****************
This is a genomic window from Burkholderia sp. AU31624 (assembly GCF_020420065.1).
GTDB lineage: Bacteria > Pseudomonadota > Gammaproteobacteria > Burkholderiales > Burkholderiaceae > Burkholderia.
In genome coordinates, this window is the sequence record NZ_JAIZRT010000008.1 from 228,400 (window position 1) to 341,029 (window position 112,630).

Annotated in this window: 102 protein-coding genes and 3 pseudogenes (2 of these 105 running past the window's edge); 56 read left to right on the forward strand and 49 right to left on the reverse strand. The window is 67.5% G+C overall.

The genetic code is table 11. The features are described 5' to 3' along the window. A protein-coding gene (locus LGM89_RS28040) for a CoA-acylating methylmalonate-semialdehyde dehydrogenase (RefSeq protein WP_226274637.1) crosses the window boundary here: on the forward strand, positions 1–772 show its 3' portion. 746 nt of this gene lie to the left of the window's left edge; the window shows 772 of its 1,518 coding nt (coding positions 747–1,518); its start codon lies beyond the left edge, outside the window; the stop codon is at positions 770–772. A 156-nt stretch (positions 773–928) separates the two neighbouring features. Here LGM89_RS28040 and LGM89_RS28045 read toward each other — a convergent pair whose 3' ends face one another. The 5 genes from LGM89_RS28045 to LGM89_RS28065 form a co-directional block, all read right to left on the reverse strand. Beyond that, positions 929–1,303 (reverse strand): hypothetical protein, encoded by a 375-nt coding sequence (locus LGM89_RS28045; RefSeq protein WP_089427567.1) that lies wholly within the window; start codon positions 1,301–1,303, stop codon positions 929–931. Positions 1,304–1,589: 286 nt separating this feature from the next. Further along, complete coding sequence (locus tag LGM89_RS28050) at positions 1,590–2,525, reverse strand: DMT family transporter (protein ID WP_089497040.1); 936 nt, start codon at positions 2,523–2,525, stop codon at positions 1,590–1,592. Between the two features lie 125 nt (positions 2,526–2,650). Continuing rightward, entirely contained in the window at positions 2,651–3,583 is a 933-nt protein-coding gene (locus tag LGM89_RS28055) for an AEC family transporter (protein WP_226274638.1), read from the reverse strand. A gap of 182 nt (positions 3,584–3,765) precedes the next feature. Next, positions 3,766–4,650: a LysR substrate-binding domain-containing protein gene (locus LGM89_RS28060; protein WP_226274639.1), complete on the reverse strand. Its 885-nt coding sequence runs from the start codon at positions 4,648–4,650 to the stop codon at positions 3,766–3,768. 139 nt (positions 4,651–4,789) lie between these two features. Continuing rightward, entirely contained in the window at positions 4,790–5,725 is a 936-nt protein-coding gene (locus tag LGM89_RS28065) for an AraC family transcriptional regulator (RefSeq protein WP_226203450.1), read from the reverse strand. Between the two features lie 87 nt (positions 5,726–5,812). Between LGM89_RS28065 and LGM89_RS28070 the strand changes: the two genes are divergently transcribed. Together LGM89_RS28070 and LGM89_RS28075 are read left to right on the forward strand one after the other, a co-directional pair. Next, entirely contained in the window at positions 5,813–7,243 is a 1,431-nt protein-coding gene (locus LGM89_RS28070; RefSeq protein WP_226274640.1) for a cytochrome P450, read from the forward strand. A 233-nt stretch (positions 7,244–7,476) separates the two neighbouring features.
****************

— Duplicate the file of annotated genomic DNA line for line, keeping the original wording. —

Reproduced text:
This is a genomic window from Burkholderia sp. AU31624 (assembly GCF_020420065.1).
GTDB lineage: Bacteria > Pseudomonadota > Gammaproteobacteria > Burkholderiales > Burkholderiaceae > Burkholderia.
In genome coordinates, this window is the sequence record NZ_JAIZRT010000008.1 from 228,400 (window position 1) to 341,029 (window position 112,630).

Annotated in this window: 102 protein-coding genes and 3 pseudogenes (2 of these 105 running past the window's edge); 56 read left to right on the forward strand and 49 right to left on the reverse strand. The window is 67.5% G+C overall.

The genetic code is table 11. The features are described 5' to 3' along the window. A protein-coding gene (locus LGM89_RS28040) for a CoA-acylating methylmalonate-semialdehyde dehydrogenase (RefSeq protein WP_226274637.1) crosses the window boundary here: on the forward strand, positions 1–772 show its 3' portion. 746 nt of this gene lie to the left of the window's left edge; the window shows 772 of its 1,518 coding nt (coding positions 747–1,518); its start codon lies beyond the left edge, outside the window; the stop codon is at positions 770–772. A 156-nt stretch (positions 773–928) separates the two neighbouring features. Here LGM89_RS28040 and LGM89_RS28045 read toward each other — a convergent pair whose 3' ends face one another. The 5 genes from LGM89_RS28045 to LGM89_RS28065 form a co-directional block, all read right to left on the reverse strand. Beyond that, positions 929–1,303 (reverse strand): hypothetical protein, encoded by a 375-nt coding sequence (locus LGM89_RS28045; RefSeq protein WP_089427567.1) that lies wholly within the window; start codon positions 1,301–1,303, stop codon positions 929–931. Positions 1,304–1,589: 286 nt separating this feature from the next. Further along, complete coding sequence (locus tag LGM89_RS28050) at positions 1,590–2,525, reverse strand: DMT family transporter (protein ID WP_089497040.1); 936 nt, start codon at positions 2,523–2,525, stop codon at positions 1,590–1,592. Between the two features lie 125 nt (positions 2,526–2,650). Continuing rightward, entirely contained in the window at positions 2,651–3,583 is a 933-nt protein-coding gene (locus tag LGM89_RS28055) for an AEC family transporter (protein WP_226274638.1), read from the reverse strand. A gap of 182 nt (positions 3,584–3,765) precedes the next feature. Next, positions 3,766–4,650: a LysR substrate-binding domain-containing protein gene (locus LGM89_RS28060; protein WP_226274639.1), complete on the reverse strand. Its 885-nt coding sequence runs from the start codon at positions 4,648–4,650 to the stop codon at positions 3,766–3,768. 139 nt (positions 4,651–4,789) lie between these two features. Continuing rightward, entirely contained in the window at positions 4,790–5,725 is a 936-nt protein-coding gene (locus tag LGM89_RS28065) for an AraC family transcriptional regulator (RefSeq protein WP_226203450.1), read from the reverse strand. Between the two features lie 87 nt (positions 5,726–5,812). Between LGM89_RS28065 and LGM89_RS28070 the strand changes: the two genes are divergently transcribed. Together LGM89_RS28070 and LGM89_RS28075 are read left to right on the forward strand one after the other, a co-directional pair. Next, entirely contained in the window at positions 5,813–7,243 is a 1,431-nt protein-coding gene (locus LGM89_RS28070; RefSeq protein WP_226274640.1) for a cytochrome P450, read from the forward strand. A 233-nt stretch (positions 7,244–7,476) separates the two neighbouring features.